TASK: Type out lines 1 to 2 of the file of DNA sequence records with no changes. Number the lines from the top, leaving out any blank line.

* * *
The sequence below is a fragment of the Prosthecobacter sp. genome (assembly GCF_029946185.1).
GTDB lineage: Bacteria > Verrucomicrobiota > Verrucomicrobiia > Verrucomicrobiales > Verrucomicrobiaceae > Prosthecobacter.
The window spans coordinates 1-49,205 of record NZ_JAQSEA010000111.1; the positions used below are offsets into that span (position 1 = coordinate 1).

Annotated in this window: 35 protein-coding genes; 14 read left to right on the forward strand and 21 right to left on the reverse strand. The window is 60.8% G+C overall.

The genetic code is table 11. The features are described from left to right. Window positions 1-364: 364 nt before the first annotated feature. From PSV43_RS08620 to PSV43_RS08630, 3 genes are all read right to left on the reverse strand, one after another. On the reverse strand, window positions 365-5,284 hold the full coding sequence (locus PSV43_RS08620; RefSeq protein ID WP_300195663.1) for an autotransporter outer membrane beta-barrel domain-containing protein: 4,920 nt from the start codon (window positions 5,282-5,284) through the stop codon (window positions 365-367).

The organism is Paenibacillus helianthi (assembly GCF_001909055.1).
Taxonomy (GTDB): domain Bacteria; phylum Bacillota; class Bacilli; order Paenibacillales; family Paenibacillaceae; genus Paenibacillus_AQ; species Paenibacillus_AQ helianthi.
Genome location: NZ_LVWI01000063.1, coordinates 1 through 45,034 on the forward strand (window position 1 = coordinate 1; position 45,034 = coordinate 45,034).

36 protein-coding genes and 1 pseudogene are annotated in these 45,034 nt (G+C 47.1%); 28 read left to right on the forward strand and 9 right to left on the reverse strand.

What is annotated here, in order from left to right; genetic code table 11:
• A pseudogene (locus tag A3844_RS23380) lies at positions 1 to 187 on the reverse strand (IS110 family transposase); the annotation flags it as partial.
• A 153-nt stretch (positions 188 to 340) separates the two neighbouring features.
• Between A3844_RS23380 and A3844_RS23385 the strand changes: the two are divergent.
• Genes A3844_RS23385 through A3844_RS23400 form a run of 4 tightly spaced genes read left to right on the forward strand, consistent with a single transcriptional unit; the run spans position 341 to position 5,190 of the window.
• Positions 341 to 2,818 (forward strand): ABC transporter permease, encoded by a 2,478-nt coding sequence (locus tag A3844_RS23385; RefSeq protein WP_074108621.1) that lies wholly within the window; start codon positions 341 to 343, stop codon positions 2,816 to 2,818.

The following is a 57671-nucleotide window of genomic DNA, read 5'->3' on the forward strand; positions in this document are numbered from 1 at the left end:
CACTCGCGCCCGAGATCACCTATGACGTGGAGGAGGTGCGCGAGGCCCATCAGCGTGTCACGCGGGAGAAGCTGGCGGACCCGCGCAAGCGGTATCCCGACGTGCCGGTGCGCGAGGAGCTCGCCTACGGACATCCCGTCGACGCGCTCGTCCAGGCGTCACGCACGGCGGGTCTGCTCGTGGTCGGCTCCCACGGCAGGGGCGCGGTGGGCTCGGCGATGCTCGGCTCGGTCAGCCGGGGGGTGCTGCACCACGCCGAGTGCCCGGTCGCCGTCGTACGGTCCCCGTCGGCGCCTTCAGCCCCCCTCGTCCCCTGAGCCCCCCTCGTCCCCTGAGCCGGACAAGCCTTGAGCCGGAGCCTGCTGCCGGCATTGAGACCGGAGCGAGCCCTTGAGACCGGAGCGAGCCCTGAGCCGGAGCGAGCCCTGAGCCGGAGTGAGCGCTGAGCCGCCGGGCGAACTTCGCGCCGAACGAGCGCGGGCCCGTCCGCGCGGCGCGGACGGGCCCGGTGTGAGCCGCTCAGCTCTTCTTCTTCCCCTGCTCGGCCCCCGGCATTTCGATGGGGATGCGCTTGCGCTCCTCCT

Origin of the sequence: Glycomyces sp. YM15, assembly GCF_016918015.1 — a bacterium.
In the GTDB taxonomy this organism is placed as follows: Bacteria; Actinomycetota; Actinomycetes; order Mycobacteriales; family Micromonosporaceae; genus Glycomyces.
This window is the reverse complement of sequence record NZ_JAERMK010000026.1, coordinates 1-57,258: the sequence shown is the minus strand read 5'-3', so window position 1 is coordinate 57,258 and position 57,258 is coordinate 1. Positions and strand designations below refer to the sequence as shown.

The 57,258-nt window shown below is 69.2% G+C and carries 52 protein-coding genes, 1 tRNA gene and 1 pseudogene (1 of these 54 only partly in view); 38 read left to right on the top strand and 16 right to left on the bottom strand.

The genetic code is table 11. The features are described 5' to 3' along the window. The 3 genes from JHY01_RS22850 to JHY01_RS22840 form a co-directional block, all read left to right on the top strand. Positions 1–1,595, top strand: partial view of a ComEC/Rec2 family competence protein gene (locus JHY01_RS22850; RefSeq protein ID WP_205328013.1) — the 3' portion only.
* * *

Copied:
The sequence below is a fragment of the Prosthecobacter sp. genome (assembly GCF_029946185.1).
GTDB lineage: Bacteria > Verrucomicrobiota > Verrucomicrobiia > Verrucomicrobiales > Verrucomicrobiaceae > Prosthecobacter.